[1] As I have repeatedly said, the Tamil militants are prepared to die because they are fighting for a cause they believe in. The Sinhalese are prepared to kill (because that is what they are paid to do) but are unprepared to die. They do not have a need to do so.


[2] With some 120,000 men in uniform unable to match some 5000-10,000 LTTE cadre, the GOSL went on a recruitment drive in the Sinhalese South. The response was abysmal.


[3] This is entirely different from countries like the Solomon Islands which I have just returned from, where educated people capable of addressing the mounting problems simply do not exist. What exist are machete-wielding thugs, one of whom chopped off the head of a fellow Australian, just a few hundred yards from where I was. Let us hope Sri Lanka is not going down that road. I fear it is. (My wife who moderates what I write, suggested that the last sentence be deleted. Sorry, I will not. I think it should be in block capitals. In fact, Sri Lanka is far worse than the Solomons. The recent ‘degutting’ of the entire Hamer family in Colombo is proof. At least in the Solomons it is a quick decapitation. Also on a per capita basis, the incidence violence in Sri Lanka is far higher.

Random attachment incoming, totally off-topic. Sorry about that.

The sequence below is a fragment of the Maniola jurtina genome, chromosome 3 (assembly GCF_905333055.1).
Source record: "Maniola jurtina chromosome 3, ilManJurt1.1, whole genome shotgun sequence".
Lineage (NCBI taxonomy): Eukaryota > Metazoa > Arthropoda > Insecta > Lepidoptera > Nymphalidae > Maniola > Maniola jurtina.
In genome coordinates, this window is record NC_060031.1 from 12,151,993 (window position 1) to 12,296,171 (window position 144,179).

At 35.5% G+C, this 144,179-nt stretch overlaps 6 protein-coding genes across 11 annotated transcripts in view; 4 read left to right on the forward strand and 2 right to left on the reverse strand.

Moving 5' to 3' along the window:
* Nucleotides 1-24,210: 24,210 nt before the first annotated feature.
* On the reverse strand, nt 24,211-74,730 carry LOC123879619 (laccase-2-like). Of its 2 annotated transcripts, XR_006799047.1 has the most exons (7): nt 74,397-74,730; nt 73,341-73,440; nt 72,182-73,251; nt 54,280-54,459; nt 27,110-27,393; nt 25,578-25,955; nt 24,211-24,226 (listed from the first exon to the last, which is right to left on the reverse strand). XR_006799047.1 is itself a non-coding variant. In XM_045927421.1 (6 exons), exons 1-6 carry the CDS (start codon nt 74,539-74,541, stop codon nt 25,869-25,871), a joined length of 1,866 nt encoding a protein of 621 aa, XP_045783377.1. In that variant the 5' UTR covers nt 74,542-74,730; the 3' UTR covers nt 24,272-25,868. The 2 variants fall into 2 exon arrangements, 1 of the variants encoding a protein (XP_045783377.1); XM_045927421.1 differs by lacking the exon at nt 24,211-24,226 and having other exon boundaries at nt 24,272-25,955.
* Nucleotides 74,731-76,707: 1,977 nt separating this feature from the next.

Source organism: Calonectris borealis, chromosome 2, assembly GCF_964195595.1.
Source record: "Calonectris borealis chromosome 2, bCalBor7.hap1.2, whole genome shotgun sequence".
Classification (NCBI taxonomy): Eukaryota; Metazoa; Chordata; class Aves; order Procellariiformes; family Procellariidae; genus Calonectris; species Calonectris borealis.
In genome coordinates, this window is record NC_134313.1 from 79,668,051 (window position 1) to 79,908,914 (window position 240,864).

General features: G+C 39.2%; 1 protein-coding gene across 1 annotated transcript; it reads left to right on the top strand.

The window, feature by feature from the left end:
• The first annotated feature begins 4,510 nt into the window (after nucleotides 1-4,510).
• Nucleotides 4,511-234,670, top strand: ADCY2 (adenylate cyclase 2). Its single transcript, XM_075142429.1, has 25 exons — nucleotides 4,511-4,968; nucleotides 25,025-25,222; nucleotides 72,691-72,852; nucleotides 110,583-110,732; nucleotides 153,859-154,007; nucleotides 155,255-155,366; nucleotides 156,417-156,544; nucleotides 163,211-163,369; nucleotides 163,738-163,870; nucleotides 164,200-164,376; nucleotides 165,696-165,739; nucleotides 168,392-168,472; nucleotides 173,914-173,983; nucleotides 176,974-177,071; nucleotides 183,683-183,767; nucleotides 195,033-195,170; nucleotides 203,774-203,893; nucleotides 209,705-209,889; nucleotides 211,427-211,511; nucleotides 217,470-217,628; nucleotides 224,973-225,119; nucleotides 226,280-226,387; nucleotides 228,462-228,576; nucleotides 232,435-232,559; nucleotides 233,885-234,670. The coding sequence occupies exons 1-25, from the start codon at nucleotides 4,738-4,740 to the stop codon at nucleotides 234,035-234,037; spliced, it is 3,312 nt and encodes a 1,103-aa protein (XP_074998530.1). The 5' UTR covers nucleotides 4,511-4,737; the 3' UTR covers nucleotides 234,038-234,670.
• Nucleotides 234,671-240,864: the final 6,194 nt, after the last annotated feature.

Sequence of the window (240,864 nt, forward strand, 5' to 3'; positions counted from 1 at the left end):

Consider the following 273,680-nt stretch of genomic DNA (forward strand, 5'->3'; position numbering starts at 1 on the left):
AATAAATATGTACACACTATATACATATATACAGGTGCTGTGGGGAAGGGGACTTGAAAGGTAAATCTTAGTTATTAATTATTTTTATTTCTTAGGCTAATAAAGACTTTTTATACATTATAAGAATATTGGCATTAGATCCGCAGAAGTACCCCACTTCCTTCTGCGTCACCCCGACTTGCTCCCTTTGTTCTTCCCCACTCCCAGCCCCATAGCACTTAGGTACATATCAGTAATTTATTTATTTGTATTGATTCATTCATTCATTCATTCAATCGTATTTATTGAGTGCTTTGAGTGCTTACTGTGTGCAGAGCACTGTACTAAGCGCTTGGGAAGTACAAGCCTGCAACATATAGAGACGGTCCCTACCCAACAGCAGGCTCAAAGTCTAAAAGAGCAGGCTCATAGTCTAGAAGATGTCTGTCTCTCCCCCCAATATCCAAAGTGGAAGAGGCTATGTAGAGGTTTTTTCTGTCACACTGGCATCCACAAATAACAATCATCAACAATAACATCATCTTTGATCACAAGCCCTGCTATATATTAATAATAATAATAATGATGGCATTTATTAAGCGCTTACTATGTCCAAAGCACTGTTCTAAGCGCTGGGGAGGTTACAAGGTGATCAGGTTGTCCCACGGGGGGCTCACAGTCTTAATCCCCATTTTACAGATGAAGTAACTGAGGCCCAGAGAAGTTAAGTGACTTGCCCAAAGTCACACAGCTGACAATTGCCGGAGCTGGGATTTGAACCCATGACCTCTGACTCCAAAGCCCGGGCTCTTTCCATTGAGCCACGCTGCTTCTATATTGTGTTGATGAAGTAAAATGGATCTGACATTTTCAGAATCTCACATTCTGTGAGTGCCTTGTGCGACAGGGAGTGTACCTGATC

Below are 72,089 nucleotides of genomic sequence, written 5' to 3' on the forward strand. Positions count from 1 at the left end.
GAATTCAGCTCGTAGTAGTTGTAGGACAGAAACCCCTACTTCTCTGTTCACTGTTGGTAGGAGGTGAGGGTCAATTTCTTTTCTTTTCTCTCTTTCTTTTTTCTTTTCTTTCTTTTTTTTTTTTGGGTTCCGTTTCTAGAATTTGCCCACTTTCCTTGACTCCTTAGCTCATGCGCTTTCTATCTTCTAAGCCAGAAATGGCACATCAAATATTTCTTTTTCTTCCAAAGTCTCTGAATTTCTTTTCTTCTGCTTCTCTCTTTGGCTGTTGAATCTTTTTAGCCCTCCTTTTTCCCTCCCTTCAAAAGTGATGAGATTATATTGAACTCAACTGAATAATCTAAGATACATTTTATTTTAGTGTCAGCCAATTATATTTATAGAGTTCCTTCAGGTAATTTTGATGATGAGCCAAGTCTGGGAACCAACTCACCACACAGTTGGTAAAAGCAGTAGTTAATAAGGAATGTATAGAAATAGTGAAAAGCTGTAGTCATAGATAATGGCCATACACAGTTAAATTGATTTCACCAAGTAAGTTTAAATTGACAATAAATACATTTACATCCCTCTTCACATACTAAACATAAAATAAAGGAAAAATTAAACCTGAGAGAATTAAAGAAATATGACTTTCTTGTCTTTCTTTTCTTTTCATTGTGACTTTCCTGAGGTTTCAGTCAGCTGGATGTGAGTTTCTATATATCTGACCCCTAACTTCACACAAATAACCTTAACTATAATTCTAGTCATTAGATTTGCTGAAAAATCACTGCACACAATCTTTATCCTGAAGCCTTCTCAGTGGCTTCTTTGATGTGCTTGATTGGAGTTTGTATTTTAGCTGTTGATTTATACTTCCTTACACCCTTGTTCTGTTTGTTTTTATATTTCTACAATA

[4] Tamils are not immune. G.G.Ponnambalam, the Tamil Congress leader, followed by son, Kumar, followed by son Gajan, a current M.P. M.Tiruchelvam followed by son Neelan.


[5] He did, in fact, have an Estate in Britain, complete with butler, horses, riding boys, et al.